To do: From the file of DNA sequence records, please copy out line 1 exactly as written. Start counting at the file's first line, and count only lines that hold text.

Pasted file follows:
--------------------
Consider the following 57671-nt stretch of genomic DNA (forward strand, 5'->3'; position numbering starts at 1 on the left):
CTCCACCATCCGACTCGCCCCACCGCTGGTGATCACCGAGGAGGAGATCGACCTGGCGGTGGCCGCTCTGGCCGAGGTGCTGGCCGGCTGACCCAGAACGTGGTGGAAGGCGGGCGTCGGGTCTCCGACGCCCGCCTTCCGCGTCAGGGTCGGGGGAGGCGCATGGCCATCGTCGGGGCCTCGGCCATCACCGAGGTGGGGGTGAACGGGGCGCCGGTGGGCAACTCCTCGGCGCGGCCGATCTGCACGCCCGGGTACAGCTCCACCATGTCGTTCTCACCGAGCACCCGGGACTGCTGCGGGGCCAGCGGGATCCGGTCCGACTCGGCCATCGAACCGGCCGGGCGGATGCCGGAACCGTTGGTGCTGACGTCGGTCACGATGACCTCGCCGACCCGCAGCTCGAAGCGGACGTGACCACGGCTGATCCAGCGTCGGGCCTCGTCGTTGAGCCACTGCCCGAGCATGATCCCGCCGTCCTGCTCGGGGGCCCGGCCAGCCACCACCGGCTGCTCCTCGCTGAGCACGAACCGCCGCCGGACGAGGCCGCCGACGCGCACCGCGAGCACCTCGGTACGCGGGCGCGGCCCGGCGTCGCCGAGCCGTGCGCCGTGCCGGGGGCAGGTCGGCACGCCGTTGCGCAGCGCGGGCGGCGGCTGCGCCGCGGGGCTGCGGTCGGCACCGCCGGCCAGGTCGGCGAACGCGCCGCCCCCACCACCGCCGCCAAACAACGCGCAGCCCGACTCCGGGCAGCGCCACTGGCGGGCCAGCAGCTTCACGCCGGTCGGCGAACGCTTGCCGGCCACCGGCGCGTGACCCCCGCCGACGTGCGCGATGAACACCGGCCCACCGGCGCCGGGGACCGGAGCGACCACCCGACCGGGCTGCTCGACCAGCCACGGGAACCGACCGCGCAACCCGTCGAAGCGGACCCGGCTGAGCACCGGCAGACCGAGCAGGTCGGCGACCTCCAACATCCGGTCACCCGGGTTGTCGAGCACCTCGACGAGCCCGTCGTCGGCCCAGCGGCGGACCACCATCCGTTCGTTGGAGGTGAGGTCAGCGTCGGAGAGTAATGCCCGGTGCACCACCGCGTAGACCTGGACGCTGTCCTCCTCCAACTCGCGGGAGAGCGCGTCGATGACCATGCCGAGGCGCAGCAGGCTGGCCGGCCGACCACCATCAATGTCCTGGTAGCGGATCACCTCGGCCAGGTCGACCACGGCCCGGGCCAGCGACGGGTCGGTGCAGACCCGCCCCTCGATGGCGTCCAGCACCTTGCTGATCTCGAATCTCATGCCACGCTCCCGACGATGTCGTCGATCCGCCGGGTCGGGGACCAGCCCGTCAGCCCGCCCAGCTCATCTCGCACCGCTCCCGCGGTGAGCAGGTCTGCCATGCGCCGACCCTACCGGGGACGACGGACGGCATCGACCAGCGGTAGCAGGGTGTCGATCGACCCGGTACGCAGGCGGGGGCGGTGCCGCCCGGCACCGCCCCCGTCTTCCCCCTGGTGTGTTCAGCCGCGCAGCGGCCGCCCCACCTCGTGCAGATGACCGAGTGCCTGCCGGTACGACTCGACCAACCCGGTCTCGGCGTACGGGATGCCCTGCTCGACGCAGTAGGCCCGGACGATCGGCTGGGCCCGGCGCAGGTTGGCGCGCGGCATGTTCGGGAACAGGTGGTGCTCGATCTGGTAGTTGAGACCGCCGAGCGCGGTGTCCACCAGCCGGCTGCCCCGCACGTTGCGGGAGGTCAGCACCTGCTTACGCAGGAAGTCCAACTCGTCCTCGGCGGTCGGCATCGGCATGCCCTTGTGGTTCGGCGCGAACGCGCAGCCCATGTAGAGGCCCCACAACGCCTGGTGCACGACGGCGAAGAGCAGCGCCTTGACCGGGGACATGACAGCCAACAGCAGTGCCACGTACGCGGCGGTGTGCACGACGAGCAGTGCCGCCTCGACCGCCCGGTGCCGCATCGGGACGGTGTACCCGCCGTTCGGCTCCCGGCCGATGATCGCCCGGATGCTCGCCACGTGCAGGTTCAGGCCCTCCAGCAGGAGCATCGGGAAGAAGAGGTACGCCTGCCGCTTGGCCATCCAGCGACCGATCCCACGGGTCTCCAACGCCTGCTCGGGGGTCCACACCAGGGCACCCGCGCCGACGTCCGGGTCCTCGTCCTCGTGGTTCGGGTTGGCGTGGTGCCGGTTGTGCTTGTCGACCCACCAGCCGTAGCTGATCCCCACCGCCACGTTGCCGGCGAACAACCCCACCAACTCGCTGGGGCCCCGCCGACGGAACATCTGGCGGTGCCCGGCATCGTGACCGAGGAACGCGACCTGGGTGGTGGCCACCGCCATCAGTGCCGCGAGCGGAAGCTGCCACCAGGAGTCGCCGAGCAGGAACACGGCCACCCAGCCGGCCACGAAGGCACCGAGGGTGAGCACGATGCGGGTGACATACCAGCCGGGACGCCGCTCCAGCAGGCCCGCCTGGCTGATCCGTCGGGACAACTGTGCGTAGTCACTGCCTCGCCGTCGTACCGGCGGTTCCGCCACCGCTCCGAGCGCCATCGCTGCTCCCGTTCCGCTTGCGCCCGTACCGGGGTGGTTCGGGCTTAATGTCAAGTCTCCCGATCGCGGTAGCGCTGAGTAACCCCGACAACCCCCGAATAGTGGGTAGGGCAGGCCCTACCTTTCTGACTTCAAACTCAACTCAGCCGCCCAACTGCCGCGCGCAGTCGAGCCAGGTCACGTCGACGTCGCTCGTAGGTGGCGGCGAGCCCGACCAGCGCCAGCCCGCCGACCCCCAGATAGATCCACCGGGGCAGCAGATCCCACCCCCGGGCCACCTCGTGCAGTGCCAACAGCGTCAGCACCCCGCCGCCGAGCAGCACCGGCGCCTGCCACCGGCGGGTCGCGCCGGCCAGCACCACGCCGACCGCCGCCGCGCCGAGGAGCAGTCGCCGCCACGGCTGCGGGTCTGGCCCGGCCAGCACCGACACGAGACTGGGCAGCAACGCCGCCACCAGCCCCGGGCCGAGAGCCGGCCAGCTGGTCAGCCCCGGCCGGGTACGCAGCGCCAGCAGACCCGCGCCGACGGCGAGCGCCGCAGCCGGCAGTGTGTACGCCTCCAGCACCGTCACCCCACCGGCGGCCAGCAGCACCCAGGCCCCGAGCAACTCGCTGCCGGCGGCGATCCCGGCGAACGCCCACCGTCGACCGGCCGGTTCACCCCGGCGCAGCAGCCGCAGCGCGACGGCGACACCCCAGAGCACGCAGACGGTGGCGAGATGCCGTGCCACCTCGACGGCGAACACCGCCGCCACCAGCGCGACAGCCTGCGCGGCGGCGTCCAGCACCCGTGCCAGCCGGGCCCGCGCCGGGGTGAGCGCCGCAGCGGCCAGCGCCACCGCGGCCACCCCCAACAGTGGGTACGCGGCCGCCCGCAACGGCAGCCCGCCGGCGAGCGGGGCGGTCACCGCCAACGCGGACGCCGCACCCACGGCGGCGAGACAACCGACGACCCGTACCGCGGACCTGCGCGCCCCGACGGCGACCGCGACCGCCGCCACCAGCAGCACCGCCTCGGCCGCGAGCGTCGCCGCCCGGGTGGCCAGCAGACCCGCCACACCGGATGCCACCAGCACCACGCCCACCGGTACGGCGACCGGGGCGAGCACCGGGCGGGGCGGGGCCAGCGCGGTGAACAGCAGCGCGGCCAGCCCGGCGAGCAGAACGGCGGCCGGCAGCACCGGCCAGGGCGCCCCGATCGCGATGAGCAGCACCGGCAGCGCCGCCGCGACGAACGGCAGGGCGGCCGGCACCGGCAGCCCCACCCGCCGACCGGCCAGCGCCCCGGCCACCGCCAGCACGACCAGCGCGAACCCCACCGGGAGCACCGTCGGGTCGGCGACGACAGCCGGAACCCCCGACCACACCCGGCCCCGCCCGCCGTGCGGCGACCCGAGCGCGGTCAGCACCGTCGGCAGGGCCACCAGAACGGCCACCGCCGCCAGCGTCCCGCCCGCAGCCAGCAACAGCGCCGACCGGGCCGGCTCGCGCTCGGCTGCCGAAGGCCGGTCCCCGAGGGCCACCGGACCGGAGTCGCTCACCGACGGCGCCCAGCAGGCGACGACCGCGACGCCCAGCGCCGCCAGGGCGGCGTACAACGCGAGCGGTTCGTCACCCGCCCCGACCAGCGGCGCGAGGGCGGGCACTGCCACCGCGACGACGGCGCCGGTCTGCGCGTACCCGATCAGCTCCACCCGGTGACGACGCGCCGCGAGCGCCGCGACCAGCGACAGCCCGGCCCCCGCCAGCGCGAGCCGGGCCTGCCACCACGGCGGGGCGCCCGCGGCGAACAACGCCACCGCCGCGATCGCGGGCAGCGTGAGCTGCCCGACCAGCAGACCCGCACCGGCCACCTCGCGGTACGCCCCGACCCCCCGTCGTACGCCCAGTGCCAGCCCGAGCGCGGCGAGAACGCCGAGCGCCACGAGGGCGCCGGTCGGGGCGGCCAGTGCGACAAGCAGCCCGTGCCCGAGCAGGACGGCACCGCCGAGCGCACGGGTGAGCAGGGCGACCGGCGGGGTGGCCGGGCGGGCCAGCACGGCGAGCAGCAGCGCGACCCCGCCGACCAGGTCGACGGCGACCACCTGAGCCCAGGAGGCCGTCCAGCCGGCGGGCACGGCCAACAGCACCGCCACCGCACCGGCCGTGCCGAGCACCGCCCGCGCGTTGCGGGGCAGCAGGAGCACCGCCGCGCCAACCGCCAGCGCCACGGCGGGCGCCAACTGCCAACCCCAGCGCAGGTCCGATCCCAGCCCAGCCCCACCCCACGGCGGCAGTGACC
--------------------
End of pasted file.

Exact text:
Consider the following 57671-nt stretch of genomic DNA (forward strand, 5'->3'; position numbering starts at 1 on the left):